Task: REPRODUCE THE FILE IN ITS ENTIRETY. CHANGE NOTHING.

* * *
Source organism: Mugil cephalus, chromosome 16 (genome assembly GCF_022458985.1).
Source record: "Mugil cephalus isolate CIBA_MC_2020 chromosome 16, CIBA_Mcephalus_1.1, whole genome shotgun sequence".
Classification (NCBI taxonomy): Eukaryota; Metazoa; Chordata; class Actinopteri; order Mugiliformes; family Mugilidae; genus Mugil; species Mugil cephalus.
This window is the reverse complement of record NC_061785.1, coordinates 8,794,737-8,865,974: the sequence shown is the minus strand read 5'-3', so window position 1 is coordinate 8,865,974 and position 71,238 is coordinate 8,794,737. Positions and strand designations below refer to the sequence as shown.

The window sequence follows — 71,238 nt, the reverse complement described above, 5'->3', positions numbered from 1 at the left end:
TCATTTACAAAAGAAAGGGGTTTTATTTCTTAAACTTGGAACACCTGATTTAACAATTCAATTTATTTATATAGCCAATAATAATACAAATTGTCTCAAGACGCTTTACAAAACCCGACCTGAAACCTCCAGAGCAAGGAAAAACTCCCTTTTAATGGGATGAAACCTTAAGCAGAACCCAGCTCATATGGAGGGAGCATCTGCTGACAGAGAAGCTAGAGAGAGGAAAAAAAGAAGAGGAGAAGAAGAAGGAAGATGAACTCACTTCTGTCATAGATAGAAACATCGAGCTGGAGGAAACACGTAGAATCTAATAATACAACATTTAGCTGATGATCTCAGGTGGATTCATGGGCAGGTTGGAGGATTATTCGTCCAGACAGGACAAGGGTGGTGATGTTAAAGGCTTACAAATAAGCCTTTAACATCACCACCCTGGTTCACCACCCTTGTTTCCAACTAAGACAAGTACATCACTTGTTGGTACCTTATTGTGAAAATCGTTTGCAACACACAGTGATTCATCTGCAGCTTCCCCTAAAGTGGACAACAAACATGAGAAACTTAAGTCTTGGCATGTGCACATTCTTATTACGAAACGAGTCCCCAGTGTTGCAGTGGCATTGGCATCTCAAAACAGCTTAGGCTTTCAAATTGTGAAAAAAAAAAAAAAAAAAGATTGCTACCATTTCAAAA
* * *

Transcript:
Source organism: Mugil cephalus, chromosome 16 (genome assembly GCF_022458985.1).
Source record: "Mugil cephalus isolate CIBA_MC_2020 chromosome 16, CIBA_Mcephalus_1.1, whole genome shotgun sequence".
Classification (NCBI taxonomy): Eukaryota; Metazoa; Chordata; class Actinopteri; order Mugiliformes; family Mugilidae; genus Mugil; species Mugil cephalus.
This window is the reverse complement of record NC_061785.1, coordinates 8,794,737-8,865,974: the sequence shown is the minus strand read 5'-3', so window position 1 is coordinate 8,865,974 and position 71,238 is coordinate 8,794,737. Positions and strand designations below refer to the sequence as shown.

The window sequence follows — 71,238 nt, the reverse complement described above, 5'->3', positions numbered from 1 at the left end:
TCATTTACAAAAGAAAGGGGTTTTATTTCTTAAACTTGGAACACCTGATTTAACAATTCAATTTATTTATATAGCCAATAATAATACAAATTGTCTCAAGACGCTTTACAAAACCCGACCTGAAACCTCCAGAGCAAGGAAAAACTCCCTTTTAATGGGATGAAACCTTAAGCAGAACCCAGCTCATATGGAGGGAGCATCTGCTGACAGAGAAGCTAGAGAGAGGAAAAAAAGAAGAGGAGAAGAAGAAGGAAGATGAACTCACTTCTGTCATAGATAGAAACATCGAGCTGGAGGAAACACGTAGAATCTAATAATACAACATTTAGCTGATGATCTCAGGTGGATTCATGGGCAGGTTGGAGGATTATTCGTCCAGACAGGACAAGGGTGGTGATGTTAAAGGCTTACAAATAAGCCTTTAACATCACCACCCTGGTTCACCACCCTTGTTTCCAACTAAGACAAGTACATCACTTGTTGGTACCTTATTGTGAAAATCGTTTGCAACACACAGTGATTCATCTGCAGCTTCCCCTAAAGTGGACAACAAACATGAGAAACTTAAGTCTTGGCATGTGCACATTCTTATTACGAAACGAGTCCCCAGTGTTGCAGTGGCATTGGCATCTCAAAACAGCTTAGGCTTTCAAATTGTGAAAAAAAAAAAAAAAAAAGATTGCTACCATTTCAAAA